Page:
We may assume the interviews were terminated, although the act complained of is the suggestion that they be terminated. There is no allegation that defendant's counseling caused injury. The only question is whether, at the time he suggested the interviews be terminated, he should reasonably have foreseen, acting as an ordinarily prudent and intelligent person, that as a consequence thereof Jeannie would do harm to herself, i.e., commit suicide.

In Dahlberg v. Jones (1939), 232 Wis. 6, 11, 12, 285 N. W. 841, it was held that where a mental patient was under the care of a doctor in a private hospital, the degree of care owed such patient "`should be in proportion to the physical and mental ailments of the patient rendering him unable to look after his own safety.'" In that case such a patient suffered injuries as the result of escaping from the hospital, and this court held there was no liability on the hospital where there was no evidence to support the conclusion that the doctor or the hospital staff had reasonable grounds to anticipate or to take precautions against suicide or escape. The court referred to language used in applying the same rule in Breeze v. St. Louis & S. F. R. Co. (1915), 264 Mo. 258, 263, 174 S. W. 409:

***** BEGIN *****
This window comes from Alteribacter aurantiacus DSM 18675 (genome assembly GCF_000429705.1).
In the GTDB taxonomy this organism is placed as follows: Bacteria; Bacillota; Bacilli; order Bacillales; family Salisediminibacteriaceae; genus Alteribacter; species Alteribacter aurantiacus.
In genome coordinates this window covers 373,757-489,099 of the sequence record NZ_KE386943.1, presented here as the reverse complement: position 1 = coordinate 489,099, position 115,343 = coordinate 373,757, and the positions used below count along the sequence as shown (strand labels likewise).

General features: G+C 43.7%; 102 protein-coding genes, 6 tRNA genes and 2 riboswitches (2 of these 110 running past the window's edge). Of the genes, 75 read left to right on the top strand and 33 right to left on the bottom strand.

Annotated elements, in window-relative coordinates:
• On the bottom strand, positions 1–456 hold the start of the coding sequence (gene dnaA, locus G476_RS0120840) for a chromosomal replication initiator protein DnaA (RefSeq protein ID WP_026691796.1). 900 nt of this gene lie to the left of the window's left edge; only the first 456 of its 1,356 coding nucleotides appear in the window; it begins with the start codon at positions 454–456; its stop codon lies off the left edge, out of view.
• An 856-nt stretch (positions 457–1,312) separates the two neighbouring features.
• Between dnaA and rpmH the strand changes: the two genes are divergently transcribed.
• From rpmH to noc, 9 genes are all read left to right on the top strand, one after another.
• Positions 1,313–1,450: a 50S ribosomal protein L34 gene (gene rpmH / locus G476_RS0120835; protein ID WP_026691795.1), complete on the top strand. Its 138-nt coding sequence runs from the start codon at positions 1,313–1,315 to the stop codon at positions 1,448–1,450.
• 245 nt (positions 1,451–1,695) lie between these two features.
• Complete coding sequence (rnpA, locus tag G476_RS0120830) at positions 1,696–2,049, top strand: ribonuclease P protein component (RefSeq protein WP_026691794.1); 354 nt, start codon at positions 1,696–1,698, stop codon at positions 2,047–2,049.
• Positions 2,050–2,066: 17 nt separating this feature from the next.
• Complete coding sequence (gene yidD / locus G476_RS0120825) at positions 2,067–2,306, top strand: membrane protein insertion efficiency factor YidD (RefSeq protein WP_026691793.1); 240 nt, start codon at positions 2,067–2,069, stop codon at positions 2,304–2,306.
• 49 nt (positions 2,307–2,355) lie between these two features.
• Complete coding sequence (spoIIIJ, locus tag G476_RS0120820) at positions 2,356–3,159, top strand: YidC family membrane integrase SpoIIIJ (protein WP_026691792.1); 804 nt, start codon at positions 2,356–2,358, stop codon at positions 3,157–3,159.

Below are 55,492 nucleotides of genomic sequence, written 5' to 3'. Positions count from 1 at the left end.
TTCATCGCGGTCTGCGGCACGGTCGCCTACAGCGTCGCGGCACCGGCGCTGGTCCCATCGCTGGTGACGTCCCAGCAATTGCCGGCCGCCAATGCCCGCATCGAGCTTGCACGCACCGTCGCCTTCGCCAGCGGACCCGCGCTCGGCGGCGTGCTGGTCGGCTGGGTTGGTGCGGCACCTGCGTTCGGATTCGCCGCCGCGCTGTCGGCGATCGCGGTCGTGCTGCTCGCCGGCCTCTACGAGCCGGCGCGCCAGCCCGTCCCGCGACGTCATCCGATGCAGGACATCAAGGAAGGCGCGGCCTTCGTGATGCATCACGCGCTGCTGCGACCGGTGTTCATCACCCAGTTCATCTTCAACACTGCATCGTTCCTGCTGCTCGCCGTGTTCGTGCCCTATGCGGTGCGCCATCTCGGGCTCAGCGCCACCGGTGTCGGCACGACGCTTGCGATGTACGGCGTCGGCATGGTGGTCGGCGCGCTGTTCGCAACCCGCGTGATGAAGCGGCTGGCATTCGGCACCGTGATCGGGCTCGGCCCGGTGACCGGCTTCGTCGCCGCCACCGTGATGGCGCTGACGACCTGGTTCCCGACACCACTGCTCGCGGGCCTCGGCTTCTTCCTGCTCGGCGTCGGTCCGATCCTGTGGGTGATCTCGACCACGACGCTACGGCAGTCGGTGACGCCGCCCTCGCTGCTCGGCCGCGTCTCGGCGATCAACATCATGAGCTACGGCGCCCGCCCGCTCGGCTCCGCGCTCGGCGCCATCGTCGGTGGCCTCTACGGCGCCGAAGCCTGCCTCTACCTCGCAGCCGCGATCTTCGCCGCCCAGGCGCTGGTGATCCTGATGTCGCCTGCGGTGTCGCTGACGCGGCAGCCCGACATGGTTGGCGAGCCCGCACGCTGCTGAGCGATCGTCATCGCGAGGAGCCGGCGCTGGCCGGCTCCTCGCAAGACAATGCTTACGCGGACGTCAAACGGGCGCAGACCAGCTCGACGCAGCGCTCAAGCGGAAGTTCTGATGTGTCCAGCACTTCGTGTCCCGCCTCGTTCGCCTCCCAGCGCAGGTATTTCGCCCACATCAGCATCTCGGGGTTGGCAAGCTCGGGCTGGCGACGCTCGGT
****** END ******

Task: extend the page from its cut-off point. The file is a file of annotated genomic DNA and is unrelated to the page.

"There was no evidence introduced tending to show that the deceased was possessed of suicidal mania, or mania of any kind, for that matter, at most that he was insane at intervals, but no indication whatever, prior to the fatal leap, that he intended to do himself or anyone else any personal harm. In the absence of such showing there was no evidence tending to show that the defendant had any reason to anticipate that the deceased contemplated self-destruction."

Paraphrasing the above, in this case we can substitute for evidence or proof the fact that the complaint contains no allegation of a suicidal tendency or mania or any indication that Jeannie showed any disposition to injure herself.

If a hospital for the treatment of mental disorders cannot be held liable for self-injury of a patient where there is no evidence (allegation) that the patient would injure herself if not restrained, certainly the mere allegation of an awareness by a teacher of emotional disturbance and personal problems of a student is insufficient to support an action for death by suicide.